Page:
But what I want to do in this one, I want to make it a little bit more unique. I want to have English speaking character from the US as one of the main characters and also so, without giving out a lot of details, but I want to talk about life under in Mosul under before and during and now after ISIS attacks. That's very important because my, my mother, is from Mosul, so I grew up going to Mosul every summer, spending a lot of time there. We had a lot of family. Mosul is one of the most beautiful places on earth. It's amazing. And if you have, if you have not been to Mosul in the past, you would not be able to appreciate the amount of damage not just physical but emotional damage that has happened to Mosul after, during ISIS. So that's one thing I want to, you know, focus on, but with that particular one. That third project I'm going to highlight because of my work, professional work as a transplant, the nephrologist. I want to talk about organ trafficking and exploitation in refugee camps.

Speaker 2:

Yeah, during war, Does that actually happen? Does that actually?

Speaker 1:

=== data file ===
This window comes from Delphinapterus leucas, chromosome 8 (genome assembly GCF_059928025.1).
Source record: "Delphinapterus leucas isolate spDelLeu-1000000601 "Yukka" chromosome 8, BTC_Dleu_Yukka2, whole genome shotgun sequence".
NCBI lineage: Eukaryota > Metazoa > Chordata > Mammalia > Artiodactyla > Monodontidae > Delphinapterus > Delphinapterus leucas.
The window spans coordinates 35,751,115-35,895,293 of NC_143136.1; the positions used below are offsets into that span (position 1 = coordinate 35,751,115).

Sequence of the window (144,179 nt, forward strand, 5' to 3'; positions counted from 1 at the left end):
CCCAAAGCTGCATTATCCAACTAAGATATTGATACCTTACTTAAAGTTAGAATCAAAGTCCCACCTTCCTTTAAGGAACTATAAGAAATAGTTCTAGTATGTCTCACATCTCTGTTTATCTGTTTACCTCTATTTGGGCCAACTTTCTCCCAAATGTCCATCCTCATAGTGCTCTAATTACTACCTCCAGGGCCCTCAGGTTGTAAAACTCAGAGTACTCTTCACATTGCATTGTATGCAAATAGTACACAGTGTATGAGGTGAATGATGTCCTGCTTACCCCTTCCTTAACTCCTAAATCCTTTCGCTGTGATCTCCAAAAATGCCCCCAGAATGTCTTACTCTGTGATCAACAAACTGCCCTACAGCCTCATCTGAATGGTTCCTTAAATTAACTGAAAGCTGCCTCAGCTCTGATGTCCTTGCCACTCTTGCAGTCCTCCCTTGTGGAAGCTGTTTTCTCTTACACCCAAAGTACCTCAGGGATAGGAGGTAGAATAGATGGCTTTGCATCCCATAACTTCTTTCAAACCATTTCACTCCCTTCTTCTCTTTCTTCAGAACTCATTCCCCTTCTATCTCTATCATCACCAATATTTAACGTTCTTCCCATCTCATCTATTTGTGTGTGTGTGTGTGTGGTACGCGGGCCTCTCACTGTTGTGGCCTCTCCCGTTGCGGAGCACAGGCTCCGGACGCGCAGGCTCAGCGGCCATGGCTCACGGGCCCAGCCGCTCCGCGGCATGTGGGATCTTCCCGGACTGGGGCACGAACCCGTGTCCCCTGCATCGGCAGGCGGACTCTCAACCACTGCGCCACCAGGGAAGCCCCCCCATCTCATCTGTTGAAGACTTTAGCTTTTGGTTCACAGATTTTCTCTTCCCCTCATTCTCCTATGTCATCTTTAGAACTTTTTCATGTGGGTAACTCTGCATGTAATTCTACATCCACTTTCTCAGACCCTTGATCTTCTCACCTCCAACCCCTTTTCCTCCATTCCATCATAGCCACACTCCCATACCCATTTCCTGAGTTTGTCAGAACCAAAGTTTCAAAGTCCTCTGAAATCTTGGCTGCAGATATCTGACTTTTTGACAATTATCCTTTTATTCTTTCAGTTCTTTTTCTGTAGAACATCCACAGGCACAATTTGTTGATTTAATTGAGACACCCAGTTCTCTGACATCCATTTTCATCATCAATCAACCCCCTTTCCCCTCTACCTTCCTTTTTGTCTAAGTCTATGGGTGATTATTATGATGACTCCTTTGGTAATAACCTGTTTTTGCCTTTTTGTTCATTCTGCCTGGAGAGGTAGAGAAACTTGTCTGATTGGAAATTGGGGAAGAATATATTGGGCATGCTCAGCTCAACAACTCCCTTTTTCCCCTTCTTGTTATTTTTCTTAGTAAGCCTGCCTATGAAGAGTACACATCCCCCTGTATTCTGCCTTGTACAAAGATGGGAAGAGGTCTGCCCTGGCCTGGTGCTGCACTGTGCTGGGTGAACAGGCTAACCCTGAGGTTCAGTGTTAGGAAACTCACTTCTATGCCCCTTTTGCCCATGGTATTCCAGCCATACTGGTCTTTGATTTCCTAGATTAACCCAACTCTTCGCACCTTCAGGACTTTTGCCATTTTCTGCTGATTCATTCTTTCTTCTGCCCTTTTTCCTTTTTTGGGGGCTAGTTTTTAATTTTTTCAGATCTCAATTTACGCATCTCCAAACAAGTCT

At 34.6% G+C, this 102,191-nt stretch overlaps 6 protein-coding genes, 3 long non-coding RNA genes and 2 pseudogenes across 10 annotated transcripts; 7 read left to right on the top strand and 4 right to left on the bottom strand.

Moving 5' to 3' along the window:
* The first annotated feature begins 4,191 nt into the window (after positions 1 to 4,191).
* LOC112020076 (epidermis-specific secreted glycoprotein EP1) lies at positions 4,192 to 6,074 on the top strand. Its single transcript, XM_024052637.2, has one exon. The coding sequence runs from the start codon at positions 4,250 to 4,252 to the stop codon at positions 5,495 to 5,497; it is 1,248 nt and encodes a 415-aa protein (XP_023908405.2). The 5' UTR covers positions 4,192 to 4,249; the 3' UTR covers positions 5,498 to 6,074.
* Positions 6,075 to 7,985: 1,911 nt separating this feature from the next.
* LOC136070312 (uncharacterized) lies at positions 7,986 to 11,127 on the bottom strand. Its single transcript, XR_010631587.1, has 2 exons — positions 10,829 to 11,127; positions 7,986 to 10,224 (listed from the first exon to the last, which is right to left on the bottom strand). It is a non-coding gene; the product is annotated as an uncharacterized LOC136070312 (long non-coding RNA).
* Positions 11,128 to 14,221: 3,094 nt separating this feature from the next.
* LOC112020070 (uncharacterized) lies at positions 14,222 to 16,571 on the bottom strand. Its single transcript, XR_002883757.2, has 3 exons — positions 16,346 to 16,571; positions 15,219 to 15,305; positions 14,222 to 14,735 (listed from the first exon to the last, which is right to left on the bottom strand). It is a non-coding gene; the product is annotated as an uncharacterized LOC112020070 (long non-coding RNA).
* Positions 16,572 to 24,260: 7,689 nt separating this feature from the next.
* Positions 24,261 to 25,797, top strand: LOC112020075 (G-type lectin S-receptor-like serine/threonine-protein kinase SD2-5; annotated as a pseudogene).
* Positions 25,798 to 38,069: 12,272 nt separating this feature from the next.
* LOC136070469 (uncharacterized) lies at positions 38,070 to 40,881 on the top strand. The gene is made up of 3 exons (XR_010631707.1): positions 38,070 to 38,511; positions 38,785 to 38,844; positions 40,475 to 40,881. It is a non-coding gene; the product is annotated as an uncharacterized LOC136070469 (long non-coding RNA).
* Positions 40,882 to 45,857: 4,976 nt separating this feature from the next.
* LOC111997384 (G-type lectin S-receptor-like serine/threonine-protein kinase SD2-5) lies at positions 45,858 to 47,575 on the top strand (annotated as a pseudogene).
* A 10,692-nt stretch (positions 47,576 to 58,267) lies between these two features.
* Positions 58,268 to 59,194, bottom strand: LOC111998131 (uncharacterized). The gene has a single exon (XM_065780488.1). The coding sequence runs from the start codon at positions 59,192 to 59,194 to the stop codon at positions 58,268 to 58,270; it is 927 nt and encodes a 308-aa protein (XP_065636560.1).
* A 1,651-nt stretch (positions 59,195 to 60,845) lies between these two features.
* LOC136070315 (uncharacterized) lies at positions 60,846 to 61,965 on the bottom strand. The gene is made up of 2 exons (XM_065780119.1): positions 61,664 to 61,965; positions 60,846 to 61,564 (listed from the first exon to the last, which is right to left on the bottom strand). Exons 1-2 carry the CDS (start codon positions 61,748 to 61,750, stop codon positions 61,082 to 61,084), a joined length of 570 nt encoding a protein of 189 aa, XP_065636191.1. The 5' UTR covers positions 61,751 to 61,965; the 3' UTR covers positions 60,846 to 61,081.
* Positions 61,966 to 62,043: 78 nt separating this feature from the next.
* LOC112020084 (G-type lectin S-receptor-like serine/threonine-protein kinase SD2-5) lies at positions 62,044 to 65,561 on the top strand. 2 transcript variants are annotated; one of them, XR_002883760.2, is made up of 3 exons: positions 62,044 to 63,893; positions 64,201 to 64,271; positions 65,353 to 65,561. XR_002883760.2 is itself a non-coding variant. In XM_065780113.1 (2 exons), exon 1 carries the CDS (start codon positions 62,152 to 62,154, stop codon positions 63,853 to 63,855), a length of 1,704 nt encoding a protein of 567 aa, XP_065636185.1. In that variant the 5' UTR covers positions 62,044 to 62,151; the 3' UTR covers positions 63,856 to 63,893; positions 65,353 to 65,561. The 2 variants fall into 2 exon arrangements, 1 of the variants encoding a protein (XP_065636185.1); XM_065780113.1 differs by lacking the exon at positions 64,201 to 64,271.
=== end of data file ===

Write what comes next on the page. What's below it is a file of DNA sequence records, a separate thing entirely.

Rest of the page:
happen.

Speaker 2:

Oh, wow.

Speaker 1:

I'm not talking specifically about certain areas, but it happens in the world A lot, a lot more than people realize. It's a very, very, it's a very big problem that it's not talked about.

Speaker 2:

So you go for like a regular procedure and then they steal your kidney and they don't know where with it and you don't know. I mean, I saw that in movies but I'm not sure if it actually happened.

Speaker 1:

Well, not just that. I mean they basically have thousands of kids that are that have no families after war and they are in refugee camps, or they are just stranded in the middle of nowhere, or they are kidnapped during war and they just take their organs and just throw them out on the street. I mean it happens every day. It happens every day.